In North America, 28% of the population, or 104 million people, had at least one underlying condition that put them at increased risk of developing severe Covid-19 if they caught the virus, according to the study. —Chloe Taylor

Steroid dexamethasone reduces deaths from severe Covid-19, trial shows

9:41 a.m. ET — Treating Covid-19 patients with the generic steroid dexamethasone cut death rates by about a third for those with the most serious cases of the virus, according to data from a UK-led clinical trial.

Scientists have called the results a "major breakthrough" and the study's researchers said the generic drug should become standard care in hospitalized coronavirus patients, Reuters reports.

There are currently no approved vaccines or treatments for the coronavirus. —Hannah Miller, Reuters

CNBC Disruptor 50 list features companies focused on coronavirus economy

Persephone Kavallines

9:22 a.m. ET — This year's CNBC Disruptor 50 list includes at least 18 companies that say demand for their core products has more than doubled since the coronavirus crisis unleashed itself across the world. That's because many use artificial intelligence and machine learning, which are speeding the development of medical treatments to fight the virus.

Others are in the health-technology field supporting at-home testing, such as, which provides FDA-approved remote urinalysis, and Heal, a six-year-old start-up that provides at-home doctor visits through telemedicine., a company that is so defined by artificial intelligence that it changed its name from C3 IoT a few years ago, has taken a leading role in using the technology to fight Covid-19.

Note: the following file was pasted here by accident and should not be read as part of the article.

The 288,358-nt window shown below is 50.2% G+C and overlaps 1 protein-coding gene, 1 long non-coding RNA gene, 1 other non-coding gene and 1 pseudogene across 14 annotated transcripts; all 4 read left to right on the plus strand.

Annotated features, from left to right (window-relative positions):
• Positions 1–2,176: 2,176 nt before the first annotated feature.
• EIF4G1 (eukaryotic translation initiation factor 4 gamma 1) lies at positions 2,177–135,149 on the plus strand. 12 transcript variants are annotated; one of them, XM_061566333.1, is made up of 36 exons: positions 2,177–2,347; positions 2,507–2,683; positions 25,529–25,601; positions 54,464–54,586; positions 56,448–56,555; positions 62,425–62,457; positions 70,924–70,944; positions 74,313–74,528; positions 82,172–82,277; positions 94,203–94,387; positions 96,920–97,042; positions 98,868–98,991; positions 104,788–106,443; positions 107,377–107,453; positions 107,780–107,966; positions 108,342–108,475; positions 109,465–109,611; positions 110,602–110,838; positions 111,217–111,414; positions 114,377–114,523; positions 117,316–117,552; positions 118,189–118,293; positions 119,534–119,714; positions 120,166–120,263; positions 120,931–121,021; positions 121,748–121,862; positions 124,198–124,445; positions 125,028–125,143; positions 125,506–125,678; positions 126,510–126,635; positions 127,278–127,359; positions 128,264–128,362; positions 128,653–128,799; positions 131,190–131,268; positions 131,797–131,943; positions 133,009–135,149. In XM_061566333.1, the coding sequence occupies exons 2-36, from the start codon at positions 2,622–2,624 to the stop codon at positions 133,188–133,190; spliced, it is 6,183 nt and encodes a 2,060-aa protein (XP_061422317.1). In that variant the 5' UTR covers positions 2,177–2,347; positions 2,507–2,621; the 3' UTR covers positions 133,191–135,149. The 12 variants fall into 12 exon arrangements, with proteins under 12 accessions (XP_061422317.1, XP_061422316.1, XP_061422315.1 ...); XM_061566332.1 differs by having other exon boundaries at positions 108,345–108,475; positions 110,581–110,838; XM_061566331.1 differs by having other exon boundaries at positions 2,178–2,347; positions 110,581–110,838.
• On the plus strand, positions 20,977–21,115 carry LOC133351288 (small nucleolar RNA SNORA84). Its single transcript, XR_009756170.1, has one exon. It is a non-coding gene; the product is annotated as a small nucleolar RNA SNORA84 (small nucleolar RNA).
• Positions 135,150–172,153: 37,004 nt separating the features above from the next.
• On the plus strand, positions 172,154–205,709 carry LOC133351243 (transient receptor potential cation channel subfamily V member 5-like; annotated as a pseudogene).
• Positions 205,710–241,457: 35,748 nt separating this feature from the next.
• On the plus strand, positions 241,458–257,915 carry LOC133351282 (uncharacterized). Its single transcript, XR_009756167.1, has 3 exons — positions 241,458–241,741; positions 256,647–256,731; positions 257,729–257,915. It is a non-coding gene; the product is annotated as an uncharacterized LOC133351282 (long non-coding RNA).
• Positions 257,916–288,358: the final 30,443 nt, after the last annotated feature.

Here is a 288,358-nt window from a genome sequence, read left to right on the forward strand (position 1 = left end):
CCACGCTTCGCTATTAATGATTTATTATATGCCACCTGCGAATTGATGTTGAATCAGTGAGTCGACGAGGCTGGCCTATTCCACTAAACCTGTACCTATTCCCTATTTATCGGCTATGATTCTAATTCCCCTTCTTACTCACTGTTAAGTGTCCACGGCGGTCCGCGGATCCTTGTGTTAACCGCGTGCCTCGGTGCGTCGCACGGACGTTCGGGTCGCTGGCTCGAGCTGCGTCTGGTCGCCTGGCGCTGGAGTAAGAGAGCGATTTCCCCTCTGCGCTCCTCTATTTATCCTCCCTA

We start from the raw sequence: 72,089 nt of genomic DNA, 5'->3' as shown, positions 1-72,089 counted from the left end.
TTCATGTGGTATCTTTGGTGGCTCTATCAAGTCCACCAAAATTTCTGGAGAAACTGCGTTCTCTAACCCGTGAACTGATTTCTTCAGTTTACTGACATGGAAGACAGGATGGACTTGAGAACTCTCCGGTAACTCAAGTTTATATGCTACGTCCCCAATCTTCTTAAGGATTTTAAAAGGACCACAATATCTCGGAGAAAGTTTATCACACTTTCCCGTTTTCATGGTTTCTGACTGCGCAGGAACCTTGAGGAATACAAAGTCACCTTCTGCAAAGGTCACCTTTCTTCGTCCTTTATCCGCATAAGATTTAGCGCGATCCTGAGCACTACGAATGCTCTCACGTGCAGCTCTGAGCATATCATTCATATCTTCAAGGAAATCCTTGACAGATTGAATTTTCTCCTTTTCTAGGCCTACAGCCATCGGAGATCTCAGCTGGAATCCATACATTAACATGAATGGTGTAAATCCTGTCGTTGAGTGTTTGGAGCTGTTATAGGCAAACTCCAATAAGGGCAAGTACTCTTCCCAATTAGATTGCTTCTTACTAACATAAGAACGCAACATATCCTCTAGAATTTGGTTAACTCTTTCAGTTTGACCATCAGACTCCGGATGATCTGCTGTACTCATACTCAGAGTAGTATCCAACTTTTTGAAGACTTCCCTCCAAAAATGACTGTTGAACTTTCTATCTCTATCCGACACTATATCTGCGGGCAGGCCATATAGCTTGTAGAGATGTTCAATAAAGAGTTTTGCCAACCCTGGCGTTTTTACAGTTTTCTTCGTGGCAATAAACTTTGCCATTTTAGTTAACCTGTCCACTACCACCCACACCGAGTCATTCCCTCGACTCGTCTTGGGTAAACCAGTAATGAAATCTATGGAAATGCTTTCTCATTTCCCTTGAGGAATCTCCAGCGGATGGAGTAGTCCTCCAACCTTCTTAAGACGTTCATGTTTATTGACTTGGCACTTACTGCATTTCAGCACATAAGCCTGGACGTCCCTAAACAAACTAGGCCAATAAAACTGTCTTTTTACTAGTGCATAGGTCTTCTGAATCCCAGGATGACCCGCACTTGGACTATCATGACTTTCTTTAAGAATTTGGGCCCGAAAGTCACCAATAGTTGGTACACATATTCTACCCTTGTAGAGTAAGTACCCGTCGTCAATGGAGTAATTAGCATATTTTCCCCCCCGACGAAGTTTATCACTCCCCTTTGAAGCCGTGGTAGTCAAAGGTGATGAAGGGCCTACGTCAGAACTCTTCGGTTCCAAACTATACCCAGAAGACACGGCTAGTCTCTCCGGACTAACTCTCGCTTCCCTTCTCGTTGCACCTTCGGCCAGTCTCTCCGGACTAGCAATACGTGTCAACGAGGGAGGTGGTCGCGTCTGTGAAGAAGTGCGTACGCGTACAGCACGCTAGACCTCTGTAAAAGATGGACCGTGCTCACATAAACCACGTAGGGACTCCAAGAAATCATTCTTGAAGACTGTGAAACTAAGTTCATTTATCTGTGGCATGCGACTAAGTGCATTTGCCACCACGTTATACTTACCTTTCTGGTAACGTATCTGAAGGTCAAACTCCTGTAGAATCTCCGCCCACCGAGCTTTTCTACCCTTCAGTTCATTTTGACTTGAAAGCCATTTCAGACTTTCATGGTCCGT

The three-time Disruptor 50 company teamed up with Amazon Web Services in April to create a Covid-19 "data lake," which unifies data sets, updates them in real-time and offers researchers a clearer starting point for generating usable insights.

Tempus built a drug discovery-and-development platform designed to be disease-agnostic. So when the pandemic hit, it was in a strong position to pivot and support efforts to slow the spread and to find short-term and long-term treatments.

Tempus brought a test to market in April and launched a research project examining 50,000 coronavirus-positive patients to find the most effective treatments and other insights. —Lori Ioannou

AstraZeneca's Covid-19 vaccine protects for one year, CEO says

AstraZeneca's building in Luton, Britain.
Tim Ireland | Xinhua News Agency | Getty Images

8:58 a.m. ET — AstraZeneca's coronavirus vaccine would provide protection from contracting Covid-19 for around one year, CEO Pascal Soriot told Belgian radio station Bel RTL Tuesday.

The company has contracts with France, Germany, Italy, the Netherlands, the U.S. and Britain to provide doses of the vaccine, Reuters reported.